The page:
Editor’s Note: Our friends at The Puritan asked if we’d be willing to let our readers know about their upcoming writing contest, The Thomas Morton Memorial Prize in Literary Excellence. We said yes! And so, a message from the senior editors of The Puritan…
For every literary magazine, a prize. Our lit culture’s thick with them. Whether you’re an ardent submitter, see them as a necessary evil to keep literary ships afloat, or you love to hate them, writing contests can often feel more common than the periodicals they support.
Here at The Puritan, we’ve got our own — The Thomas Morton Memorial Prize in Literary Excellence (yes, intentionally long-titled) — and it’s in its fifth successful year. However, we like to think of “The Morton” as slightly more appealing than many other honors from many other magazines — even those that grant a bit more money.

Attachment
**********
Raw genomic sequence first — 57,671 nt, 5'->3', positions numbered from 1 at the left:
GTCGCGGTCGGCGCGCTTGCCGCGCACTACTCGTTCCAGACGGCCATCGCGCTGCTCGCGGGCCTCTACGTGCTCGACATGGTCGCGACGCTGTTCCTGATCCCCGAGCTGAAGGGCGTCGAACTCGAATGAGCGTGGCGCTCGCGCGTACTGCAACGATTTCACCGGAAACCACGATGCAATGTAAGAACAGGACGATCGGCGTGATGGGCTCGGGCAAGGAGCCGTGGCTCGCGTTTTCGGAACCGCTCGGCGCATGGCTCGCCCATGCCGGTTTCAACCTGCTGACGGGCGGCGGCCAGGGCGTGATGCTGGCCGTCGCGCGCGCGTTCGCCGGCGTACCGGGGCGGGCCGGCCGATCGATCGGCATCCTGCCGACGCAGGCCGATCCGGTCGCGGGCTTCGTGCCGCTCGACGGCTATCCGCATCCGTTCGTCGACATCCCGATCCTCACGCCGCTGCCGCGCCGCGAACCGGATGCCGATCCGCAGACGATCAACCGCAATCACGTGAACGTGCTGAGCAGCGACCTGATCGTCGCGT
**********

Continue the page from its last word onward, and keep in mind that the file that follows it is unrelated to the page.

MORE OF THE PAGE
That’s because we see The Morton writing contest as a real writer’s prize. Sure, we give away $1,000 cash to each winner in the fields of fiction and poetry. We toast each work with publication in our journal and at our annual fête, Black Friday (a must-see, if you’re near Toronto). And we’ve enlisted the assistance of established literary voices to help select the winners — previous judges have included Margaret Atwood, Zsuzsi Gartner, Miriam Toews, and Ian Williams. And this year we’ve got the amazingly talented Jan Zwicky (poetry) and Rawi Hage (fiction) at the helm.
But our writing contest is especially suited to writers because, at the core, every writer is a rabid, omnivorous, and compulsive reader. So each winner gets a prize package of books, generously donated from a growing list of stalwart Canadian presses, that grants a small library to a few lucky people. This year, the package is bigger than ever: we’re giving $1,750 worth of books to each winner, donated from the following rock-steady presses (now breathe in deep and try to say the entire list with one breath):